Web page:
But something doesn't add up. If it only took 5 days last time, from the 15th to the 20th of June to ship your vehicle why is it taking so long this time? Why has it been two months? Perhaps they don't have the right vehicle available? If that's the case why can't they just tell you and let you decide what to do? Whatever the reason, I think it's time for a refund.

I suggest you contact them and give them a deadline. Tell them that if they don't refund you within a week you'll take legal action against them to recover your money. Tell them you'll also be contacting the Competition and Consumer Authority, Consumer Watchdog and The Voice. Between us we should have enough muscle.

Another second-hand car disaster

I bought a BMW X1 from a dealer in Mogoditshane on the 20th June. On the 31st July I experienced an engine problem and contacted the owner of the garage the next day only to be told that the warranty was only 7 days and that I had signed to agree with that since it's written on the receipt. I was never told about the 7 days before then.

Their salesman gave me the car with a dead left headlamp and promised to fit it but never did it and I had to pay someone P600 to fit it. I also had to buy myself the back wiper for P150 since they did not put it on. Also a pipe from the water tank started leaking and I had it replaced for another P600. On the 31st July while on a trip the car slowed itself down near Mahalapye and we stopped to observe what was the problem and there was some loud noise coming from the engine. We had a towing company transport the car on a truck to Mahalapye since it was the nearest place of safety. I paid P850 for the service.

Please help me get assistance.

Buying a second-hand car is an incredibly risky business. We've had hundreds of complaints over the years that were all very similar to yours and the challenge is always the same. Most second-hand car dealers offer almost no warranty on the cars they sell and customers often only discover this when they get a receipt, after having paid a huge amount of money. We could argue that explaining this after the consumer has paid isn't legal but that would be a job for attorneys.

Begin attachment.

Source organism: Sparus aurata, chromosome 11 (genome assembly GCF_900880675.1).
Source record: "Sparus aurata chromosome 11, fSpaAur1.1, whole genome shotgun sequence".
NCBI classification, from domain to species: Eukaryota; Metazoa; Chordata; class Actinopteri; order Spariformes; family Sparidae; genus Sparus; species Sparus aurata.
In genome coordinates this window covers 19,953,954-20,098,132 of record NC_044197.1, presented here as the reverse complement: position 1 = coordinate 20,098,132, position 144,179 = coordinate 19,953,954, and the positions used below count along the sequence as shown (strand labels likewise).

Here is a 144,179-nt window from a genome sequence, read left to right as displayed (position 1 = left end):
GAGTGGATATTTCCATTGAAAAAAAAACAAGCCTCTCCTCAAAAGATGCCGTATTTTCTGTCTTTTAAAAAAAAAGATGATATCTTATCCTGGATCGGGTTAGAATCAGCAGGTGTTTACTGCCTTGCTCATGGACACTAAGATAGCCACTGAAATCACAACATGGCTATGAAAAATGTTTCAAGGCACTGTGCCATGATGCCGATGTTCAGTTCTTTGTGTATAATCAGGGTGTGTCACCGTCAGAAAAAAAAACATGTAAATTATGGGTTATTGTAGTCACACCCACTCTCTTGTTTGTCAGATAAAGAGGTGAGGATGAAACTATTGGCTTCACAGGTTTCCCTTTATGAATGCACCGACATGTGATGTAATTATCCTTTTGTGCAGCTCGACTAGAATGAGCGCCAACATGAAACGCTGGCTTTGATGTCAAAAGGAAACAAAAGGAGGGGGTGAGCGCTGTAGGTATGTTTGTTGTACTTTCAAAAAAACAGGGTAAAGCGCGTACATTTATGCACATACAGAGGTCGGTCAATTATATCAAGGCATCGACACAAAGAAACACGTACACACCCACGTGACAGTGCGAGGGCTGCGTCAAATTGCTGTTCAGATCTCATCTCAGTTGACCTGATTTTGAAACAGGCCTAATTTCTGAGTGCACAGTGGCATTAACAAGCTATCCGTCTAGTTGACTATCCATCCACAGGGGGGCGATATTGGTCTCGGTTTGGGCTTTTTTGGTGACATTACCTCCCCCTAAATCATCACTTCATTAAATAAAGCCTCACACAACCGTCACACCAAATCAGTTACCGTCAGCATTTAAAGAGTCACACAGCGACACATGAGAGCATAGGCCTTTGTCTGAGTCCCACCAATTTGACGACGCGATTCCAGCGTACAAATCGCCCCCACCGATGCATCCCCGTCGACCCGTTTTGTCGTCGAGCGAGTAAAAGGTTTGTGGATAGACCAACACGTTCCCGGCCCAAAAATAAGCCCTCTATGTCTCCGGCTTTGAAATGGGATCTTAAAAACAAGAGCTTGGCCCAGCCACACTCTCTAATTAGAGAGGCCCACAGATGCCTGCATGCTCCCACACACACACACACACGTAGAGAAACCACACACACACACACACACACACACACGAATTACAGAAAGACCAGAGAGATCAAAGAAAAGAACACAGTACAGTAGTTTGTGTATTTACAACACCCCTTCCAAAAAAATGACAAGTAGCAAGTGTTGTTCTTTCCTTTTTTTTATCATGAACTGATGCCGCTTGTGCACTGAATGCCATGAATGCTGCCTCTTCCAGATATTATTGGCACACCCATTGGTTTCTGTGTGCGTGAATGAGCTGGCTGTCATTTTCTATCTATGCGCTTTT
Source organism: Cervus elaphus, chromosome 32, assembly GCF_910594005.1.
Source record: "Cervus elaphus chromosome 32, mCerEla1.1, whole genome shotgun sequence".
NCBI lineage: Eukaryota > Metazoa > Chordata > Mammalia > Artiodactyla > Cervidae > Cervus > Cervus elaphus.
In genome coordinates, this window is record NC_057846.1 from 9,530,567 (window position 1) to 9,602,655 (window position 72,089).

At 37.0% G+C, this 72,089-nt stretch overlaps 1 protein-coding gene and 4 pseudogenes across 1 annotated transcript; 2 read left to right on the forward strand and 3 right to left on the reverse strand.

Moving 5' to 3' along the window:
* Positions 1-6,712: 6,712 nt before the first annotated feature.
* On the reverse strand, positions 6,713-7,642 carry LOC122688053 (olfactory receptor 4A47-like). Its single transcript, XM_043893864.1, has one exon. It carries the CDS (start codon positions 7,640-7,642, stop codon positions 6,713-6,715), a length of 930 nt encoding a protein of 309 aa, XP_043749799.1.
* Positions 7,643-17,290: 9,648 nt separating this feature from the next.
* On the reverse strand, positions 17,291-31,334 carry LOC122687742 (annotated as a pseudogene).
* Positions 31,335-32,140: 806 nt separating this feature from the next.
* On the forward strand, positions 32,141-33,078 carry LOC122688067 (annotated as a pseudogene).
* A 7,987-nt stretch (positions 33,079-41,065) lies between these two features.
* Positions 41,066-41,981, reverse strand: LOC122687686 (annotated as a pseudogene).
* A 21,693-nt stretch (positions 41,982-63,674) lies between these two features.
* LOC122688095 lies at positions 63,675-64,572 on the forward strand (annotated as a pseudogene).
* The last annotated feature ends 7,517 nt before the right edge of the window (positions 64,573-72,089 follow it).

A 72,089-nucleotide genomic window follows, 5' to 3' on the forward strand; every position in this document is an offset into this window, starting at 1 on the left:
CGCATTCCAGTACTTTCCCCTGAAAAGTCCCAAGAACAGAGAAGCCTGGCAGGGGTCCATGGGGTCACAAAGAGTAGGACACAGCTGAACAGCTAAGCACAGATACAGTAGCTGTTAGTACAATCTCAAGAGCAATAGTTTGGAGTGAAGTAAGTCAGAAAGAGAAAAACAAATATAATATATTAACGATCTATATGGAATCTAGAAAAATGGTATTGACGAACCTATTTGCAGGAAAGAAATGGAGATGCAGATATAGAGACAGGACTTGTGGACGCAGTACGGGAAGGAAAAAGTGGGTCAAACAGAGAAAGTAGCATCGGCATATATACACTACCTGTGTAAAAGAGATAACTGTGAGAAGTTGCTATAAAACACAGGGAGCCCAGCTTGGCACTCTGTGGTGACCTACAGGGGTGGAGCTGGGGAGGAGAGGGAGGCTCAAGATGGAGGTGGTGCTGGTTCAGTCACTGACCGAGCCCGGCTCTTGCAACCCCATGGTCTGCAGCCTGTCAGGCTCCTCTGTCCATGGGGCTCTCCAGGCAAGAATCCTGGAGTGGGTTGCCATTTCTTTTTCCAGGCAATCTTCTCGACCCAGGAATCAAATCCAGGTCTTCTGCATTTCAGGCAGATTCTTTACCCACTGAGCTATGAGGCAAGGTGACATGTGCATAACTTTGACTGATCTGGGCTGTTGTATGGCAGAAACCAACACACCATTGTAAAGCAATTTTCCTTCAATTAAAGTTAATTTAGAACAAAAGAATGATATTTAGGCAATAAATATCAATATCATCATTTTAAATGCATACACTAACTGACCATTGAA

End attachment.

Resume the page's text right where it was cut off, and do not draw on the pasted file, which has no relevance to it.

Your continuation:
The lesson is simple. Be VERY careful when buying a second-hand car. You should ALWAYS get a mechanic to inspect any car you're thinking of buying. Most of us have a friend or relative who knows more about cars that we do. Ask them to take a look. If you don't have someone, go to the garage that serviced your last car and ask if one of the mechanics wants to earn something extra. I promise you it will be worth a few hundred Pula or a crate of beer to get their expert advice. It might save you a fortune in the long run.

Also, get the dealer to put something in writing about the state of the car you're buying. Insist that they identify all the known problems before you hand over your money. If they refuse, ask yourself what they're hiding because they certainly can't be trusted with your money.

Saturday 13 August 2022

The Voice - Consumer's Voice

How much was the engine?

Please advise. We went to a certain store in Mogoditshane to buy a car engine. Upon arrival we were told that the engine costs P9,800. After a discount we paid P8,700.

So then the manager told the shop assistant that the price has changed and was not updated on the system yet. He said the price is P14,000 and expected us to top up and pay the amount. We refused and requested a refund. He then changed and said it's fine we can take it. While they were preparing to give the engine to us another man came in seems like the owner and told us they will be making a loss if we took it at P8,700. They didn't want to give back our money and we ended up negotiating with them and taking it at P10,000.

I was just wondering if they are even allowed to do that to customers. I feel frustrated.

I think this store needs to think very carefully about how they advertise their products, in particular how they display their prices. You had a reasonable right to expect that the price displayed for the engine was the correct price and my view, as someone who isn't an attorney, just an amateur, is that once you paid the price and they accepted your money the engine was your property.

So maybe the store made a mistake when they displayed the price? Yes, that might be true, everyone makes mistakes sometimes. But the time to correct the mistake was before they took your money. And if they did make a mistake and don't want to sell you the item at the lower price, how dare they refuse you a refund? That's completely unacceptable.

You were very flexible and tolerant when you agreed to negotiate a higher price and I think the best thing is to put this behind you. Yes, you paid more than you originally thought but you paid a lot less than what the owner wanted you to.

Maybe you've done ok?

Where's my refund?

I wanted to track a lost phone and I searched numbers on Facebook to find someone to help me locate it. He said I should send P400. After a few hours I managed to find the phone and I called him to refund my money.

He said they had already cashed the money so I should wait until they close and he will ask his boss to ewallet which he didn't do. The following day he said we don't have enough in the till and he said he will do it when he goes for lunch. That's it, he stopped communicating with me. He's refusing to refund me and he's not picking my calls nor replying to my messages.